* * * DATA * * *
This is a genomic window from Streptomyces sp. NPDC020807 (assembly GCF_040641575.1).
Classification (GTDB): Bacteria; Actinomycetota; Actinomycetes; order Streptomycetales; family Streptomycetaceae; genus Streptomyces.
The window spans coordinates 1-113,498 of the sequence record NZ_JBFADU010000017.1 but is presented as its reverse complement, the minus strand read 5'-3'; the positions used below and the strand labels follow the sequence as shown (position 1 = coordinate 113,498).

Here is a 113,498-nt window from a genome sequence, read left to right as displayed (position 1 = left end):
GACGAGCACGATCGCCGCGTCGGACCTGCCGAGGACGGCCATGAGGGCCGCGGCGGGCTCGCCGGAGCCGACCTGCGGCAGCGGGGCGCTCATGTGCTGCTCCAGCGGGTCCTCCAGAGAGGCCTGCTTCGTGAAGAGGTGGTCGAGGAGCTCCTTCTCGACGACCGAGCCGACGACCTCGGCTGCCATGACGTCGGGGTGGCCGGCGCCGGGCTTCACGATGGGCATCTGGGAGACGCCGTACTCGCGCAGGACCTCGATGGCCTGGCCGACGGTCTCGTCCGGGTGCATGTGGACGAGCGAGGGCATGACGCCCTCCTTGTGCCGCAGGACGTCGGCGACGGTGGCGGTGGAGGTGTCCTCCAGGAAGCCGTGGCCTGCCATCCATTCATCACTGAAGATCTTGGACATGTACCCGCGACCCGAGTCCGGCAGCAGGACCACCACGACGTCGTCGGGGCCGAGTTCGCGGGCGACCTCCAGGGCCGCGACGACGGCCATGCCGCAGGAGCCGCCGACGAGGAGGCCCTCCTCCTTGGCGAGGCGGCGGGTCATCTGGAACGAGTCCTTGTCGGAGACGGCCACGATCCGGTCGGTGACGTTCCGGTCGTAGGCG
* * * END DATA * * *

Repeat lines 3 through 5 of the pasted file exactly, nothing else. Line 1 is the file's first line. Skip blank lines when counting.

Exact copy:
The window spans coordinates 1-113,498 of the sequence record NZ_JBFADU010000017.1 but is presented as its reverse complement, the minus strand read 5'-3'; the positions used below and the strand labels follow the sequence as shown (position 1 = coordinate 113,498).

Here is a 113,498-nt window from a genome sequence, read left to right as displayed (position 1 = left end):
GACGAGCACGATCGCCGCGTCGGACCTGCCGAGGACGGCCATGAGGGCCGCGGCGGGCTCGCCGGAGCCGACCTGCGGCAGCGGGGCGCTCATGTGCTGCTCCAGCGGGTCCTCCAGAGAGGCCTGCTTCGTGAAGAGGTGGTCGAGGAGCTCCTTCTCGACGACCGAGCCGACGACCTCGGCTGCCATGACGTCGGGGTGGCCGGCGCCGGGCTTCACGATGGGCATCTGGGAGACGCCGTACTCGCGCAGGACCTCGATGGCCTGGCCGACGGTCTCGTCCGGGTGCATGTGGACGAGCGAGGGCATGACGCCCTCCTTGTGCCGCAGGACGTCGGCGACGGTGGCGGTGGAGGTGTCCTCCAGGAAGCCGTGGCCTGCCATCCATTCATCACTGAAGATCTTGGACATGTACCCGCGACCCGAGTCCGGCAGCAGGACCACCACGACGTCGTCGGGGCCGAGTTCGCGGGCGACCTCCAGGGCCGCGACGACGGCCATGCCGCAGGAGCCGCCGACGAGGAGGCCCTCCTCCTTGGCGAGGCGGCGGGTCATCTGGAACGAGTCCTTGTCGGAGACGGCCACGATCCGGTCGGTGACGTTCCGGTCGTAGGCG